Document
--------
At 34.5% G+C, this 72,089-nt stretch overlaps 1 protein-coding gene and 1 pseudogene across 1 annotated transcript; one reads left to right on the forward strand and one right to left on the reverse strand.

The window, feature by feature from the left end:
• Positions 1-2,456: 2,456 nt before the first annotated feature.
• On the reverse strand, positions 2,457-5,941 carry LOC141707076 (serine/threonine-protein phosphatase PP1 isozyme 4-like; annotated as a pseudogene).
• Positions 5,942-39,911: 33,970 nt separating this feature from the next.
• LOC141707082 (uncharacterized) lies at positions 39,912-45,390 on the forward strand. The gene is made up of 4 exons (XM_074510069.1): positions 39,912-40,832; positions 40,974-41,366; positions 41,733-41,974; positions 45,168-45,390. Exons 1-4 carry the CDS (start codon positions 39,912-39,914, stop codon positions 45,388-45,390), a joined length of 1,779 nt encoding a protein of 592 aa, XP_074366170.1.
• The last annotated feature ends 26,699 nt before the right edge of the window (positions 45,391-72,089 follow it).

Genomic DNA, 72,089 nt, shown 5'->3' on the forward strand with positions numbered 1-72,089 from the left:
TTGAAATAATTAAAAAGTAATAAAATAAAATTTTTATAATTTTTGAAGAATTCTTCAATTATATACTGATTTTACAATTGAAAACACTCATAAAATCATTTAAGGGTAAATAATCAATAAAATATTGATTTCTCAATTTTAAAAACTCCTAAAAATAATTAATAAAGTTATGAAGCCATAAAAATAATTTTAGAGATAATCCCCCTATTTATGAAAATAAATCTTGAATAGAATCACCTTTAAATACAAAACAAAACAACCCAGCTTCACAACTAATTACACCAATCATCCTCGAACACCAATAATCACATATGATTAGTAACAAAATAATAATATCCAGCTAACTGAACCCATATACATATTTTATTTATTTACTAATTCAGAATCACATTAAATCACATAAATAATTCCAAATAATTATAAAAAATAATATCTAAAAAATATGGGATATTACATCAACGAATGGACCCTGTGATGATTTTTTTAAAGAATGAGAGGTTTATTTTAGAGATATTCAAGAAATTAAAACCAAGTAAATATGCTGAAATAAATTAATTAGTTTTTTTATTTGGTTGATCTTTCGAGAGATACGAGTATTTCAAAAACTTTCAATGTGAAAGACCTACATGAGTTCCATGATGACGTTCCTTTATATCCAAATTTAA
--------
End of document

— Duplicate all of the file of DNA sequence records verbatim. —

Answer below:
At 34.5% G+C, this 72,089-nt stretch overlaps 1 protein-coding gene and 1 pseudogene across 1 annotated transcript; one reads left to right on the forward strand and one right to left on the reverse strand.

The window, feature by feature from the left end:
• Positions 1-2,456: 2,456 nt before the first annotated feature.
• On the reverse strand, positions 2,457-5,941 carry LOC141707076 (serine/threonine-protein phosphatase PP1 isozyme 4-like; annotated as a pseudogene).
• Positions 5,942-39,911: 33,970 nt separating this feature from the next.
• LOC141707082 (uncharacterized) lies at positions 39,912-45,390 on the forward strand. The gene is made up of 4 exons (XM_074510069.1): positions 39,912-40,832; positions 40,974-41,366; positions 41,733-41,974; positions 45,168-45,390. Exons 1-4 carry the CDS (start codon positions 39,912-39,914, stop codon positions 45,388-45,390), a joined length of 1,779 nt encoding a protein of 592 aa, XP_074366170.1.
• The last annotated feature ends 26,699 nt before the right edge of the window (positions 45,391-72,089 follow it).

Genomic DNA, 72,089 nt, shown 5'->3' on the forward strand with positions numbered 1-72,089 from the left:
TTGAAATAATTAAAAAGTAATAAAATAAAATTTTTATAATTTTTGAAGAATTCTTCAATTATATACTGATTTTACAATTGAAAACACTCATAAAATCATTTAAGGGTAAATAATCAATAAAATATTGATTTCTCAATTTTAAAAACTCCTAAAAATAATTAATAAAGTTATGAAGCCATAAAAATAATTTTAGAGATAATCCCCCTATTTATGAAAATAAATCTTGAATAGAATCACCTTTAAATACAAAACAAAACAACCCAGCTTCACAACTAATTACACCAATCATCCTCGAACACCAATAATCACATATGATTAGTAACAAAATAATAATATCCAGCTAACTGAACCCATATACATATTTTATTTATTTACTAATTCAGAATCACATTAAATCACATAAATAATTCCAAATAATTATAAAAAATAATATCTAAAAAATATGGGATATTACATCAACGAATGGACCCTGTGATGATTTTTTTAAAGAATGAGAGGTTTATTTTAGAGATATTCAAGAAATTAAAACCAAGTAAATATGCTGAAATAAATTAATTAGTTTTTTTATTTGGTTGATCTTTCGAGAGATACGAGTATTTCAAAAACTTTCAATGTGAAAGACCTACATGAGTTCCATGATGACGTTCCTTTATATCCAAATTTAA